Asthma cases and non-asthma controls were recruited to participate in the New York University (NYU)/Bellevue Asthma Registry in New York City. The registry was approved by the Institutional Review Board of the New York University School of Medicine. All cases and controls signed informed consent. Letters informing patients of positive H. pylori serology were sent under an IRB-approved protocol. Cases were referred to the registry by the Bellevue Hospital Center Asthma Clinic and local clinics. Controls were referred by asthma cases and by enlisting individuals directly from the community and from other programs within Bellevue Hospital Center. A number of referrals from the cases were unintentionally genetically related and these individuals were accounted for in the statistical methods. Cases and controls were excluded if they were <18 or ≥65 years old; were current smokers; had a history of >10 pack-year tobacco use; or had an unstable cardiac disease, uncontrolled hypertension, lung disease other than asthma, or neuromuscular disease.

Questionnaires and evaluations were completed for 573 persons. Subjects were considered to have a diagnosis of “asthma” based on their response to questions derived from validated questionnaires [23], [24] used for international studies of asthma. All patients were seen by a physician or nurse with extensive experience in asthma diagnoses and management. Because most of these adult patients were using chronic medication for asthma or had longstanding disease, a 12% change in FEV1 was not used as a criterion for diagnosis. We confirmed our diagnosis with the published algorithm of Enright et al. [25]. Twelve persons who could not be classified as either having asthma or being asthma-free and 35 individuals without serum samples were excluded from statistical analyses. Race and ethnicity were self-classified. The final study population included 526 subjects (318 asthma cases and 208 controls).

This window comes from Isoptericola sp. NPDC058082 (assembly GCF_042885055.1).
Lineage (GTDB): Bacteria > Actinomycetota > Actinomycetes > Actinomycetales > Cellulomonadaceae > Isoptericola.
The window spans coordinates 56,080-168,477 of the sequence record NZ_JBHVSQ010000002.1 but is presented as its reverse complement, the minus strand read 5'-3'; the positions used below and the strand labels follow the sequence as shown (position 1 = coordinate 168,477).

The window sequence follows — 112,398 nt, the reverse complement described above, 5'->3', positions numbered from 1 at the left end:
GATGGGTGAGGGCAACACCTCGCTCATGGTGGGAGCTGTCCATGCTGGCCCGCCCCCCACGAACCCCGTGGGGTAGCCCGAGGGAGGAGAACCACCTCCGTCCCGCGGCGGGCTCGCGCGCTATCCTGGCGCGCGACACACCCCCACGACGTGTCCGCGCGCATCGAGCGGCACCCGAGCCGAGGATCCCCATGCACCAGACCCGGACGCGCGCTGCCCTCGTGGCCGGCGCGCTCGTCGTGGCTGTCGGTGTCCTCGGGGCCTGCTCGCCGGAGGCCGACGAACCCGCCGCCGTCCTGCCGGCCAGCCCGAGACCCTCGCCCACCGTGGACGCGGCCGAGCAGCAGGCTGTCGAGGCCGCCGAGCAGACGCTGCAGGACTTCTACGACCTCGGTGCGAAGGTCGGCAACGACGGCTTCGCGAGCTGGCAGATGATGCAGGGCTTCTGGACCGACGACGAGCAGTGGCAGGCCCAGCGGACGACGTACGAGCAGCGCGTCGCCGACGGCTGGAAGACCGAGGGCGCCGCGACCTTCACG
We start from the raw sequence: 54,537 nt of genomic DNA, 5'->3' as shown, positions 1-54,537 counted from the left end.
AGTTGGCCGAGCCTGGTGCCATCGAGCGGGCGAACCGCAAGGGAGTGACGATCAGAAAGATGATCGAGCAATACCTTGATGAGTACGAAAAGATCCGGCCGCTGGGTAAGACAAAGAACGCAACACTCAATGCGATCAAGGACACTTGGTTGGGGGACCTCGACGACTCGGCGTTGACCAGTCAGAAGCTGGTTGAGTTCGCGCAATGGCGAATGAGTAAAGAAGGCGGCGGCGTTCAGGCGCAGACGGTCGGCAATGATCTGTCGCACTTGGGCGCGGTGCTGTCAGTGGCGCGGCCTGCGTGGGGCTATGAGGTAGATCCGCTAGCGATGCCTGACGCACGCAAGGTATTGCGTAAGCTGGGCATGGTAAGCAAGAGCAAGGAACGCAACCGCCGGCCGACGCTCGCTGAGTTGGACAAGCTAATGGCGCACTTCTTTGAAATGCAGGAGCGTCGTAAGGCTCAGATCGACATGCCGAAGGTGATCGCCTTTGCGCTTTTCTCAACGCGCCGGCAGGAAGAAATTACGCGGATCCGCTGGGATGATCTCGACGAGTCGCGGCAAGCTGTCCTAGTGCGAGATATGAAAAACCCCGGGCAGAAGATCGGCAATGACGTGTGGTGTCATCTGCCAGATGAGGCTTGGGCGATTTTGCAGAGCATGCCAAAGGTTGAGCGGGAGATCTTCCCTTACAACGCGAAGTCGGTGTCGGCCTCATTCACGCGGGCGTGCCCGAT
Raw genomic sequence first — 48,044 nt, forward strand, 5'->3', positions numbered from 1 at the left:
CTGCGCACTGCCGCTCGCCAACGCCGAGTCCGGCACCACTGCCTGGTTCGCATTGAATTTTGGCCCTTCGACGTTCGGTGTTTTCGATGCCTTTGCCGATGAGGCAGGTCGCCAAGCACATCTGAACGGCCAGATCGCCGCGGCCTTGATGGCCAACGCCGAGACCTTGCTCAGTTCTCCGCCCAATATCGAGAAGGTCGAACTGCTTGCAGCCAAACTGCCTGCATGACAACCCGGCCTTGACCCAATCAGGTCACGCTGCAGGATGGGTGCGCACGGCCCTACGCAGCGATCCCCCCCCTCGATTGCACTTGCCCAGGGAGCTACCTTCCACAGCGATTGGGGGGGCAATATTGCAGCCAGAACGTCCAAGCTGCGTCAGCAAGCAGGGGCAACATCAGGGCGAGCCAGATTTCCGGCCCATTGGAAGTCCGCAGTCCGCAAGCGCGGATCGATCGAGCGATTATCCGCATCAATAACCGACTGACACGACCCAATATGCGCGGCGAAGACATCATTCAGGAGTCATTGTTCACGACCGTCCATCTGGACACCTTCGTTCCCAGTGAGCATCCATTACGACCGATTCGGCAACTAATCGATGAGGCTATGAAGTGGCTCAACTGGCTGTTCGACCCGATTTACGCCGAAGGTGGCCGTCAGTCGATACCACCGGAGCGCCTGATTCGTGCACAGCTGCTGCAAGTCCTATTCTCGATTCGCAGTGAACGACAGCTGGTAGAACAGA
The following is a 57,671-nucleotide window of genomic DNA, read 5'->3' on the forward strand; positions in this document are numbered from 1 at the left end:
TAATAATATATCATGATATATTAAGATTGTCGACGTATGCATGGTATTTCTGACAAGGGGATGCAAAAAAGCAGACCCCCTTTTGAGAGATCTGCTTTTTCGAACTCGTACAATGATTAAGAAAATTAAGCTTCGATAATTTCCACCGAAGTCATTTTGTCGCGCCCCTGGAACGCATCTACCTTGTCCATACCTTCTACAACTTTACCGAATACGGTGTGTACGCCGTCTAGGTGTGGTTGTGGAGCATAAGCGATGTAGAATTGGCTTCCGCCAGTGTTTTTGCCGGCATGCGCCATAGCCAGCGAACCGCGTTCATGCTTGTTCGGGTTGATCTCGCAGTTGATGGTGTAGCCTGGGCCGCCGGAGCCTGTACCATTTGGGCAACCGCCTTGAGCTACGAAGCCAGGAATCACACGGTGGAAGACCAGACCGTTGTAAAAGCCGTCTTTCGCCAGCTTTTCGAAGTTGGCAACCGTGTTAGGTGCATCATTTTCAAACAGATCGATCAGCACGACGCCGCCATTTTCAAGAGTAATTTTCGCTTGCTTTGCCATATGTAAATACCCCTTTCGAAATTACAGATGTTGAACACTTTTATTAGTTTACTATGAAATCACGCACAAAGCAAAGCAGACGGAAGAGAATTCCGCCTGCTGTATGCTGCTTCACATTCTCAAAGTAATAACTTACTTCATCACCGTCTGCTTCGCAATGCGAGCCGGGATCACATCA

Serum antibody analysis

Serum anti-H. pylori IgG antibody levels were determined by ELISA using whole cell antigens [19]. CagA status was determined by a separate ELISA, based on the presence of serum IgG antibodies against orv220, a 65 kDa recombinant CagA truncated protein [19], [26]. Absence of H. pylori was defined as negativity in both the whole cell and CagA assays (H. pylori negative). Individuals were defined as colonized with cagA negative H. pylori strains if they had antibodies to the whole cell antigen but not to CagA (H. pylori+/CagA−). Subjects were defined as being colonized with cagA+ H. pylori strains if they were positive for CagA antibodies, whether or not they were positive for H. pylori antibodies (CagA+). Thirty one persons (5.9%) were CagA+ but had H. pylori serological determinations that did not reach positive values, a finding consistent with previous studies in H. pylori culture-positive subjects [27].